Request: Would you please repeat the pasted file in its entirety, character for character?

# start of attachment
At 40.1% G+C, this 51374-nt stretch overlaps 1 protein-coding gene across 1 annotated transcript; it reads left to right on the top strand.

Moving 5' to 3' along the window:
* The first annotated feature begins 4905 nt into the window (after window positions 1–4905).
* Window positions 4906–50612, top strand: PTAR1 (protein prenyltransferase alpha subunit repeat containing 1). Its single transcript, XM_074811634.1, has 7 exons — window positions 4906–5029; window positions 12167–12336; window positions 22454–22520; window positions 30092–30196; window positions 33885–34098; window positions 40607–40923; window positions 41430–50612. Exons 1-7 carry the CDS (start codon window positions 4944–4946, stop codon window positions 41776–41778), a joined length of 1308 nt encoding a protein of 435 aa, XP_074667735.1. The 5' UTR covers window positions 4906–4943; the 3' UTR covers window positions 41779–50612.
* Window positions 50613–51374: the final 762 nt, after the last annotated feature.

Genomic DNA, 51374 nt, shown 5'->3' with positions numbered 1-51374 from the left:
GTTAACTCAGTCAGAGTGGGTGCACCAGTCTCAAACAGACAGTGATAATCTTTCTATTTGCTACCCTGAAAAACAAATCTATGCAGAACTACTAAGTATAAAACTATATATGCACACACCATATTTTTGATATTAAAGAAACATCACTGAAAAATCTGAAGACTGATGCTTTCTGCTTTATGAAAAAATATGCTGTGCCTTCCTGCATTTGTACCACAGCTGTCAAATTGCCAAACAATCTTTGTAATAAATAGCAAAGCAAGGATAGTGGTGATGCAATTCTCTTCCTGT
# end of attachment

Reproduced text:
At 40.1% G+C, this 51374-nt stretch overlaps 1 protein-coding gene across 1 annotated transcript; it reads left to right on the top strand.

Moving 5' to 3' along the window:
* The first annotated feature begins 4905 nt into the window (after window positions 1–4905).
* Window positions 4906–50612, top strand: PTAR1 (protein prenyltransferase alpha subunit repeat containing 1). Its single transcript, XM_074811634.1, has 7 exons — window positions 4906–5029; window positions 12167–12336; window positions 22454–22520; window positions 30092–30196; window positions 33885–34098; window positions 40607–40923; window positions 41430–50612. Exons 1-7 carry the CDS (start codon window positions 4944–4946, stop codon window positions 41776–41778), a joined length of 1308 nt encoding a protein of 435 aa, XP_074667735.1. The 5' UTR covers window positions 4906–4943; the 3' UTR covers window positions 41779–50612.
* Window positions 50613–51374: the final 762 nt, after the last annotated feature.

Genomic DNA, 51374 nt, shown 5'->3' with positions numbered 1-51374 from the left:
GTTAACTCAGTCAGAGTGGGTGCACCAGTCTCAAACAGACAGTGATAATCTTTCTATTTGCTACCCTGAAAAACAAATCTATGCAGAACTACTAAGTATAAAACTATATATGCACACACCATATTTTTGATATTAAAGAAACATCACTGAAAAATCTGAAGACTGATGCTTTCTGCTTTATGAAAAAATATGCTGTGCCTTCCTGCATTTGTACCACAGCTGTCAAATTGCCAAACAATCTTTGTAATAAATAGCAAAGCAAGGATAGTGGTGATGCAATTCTCTTCCTGT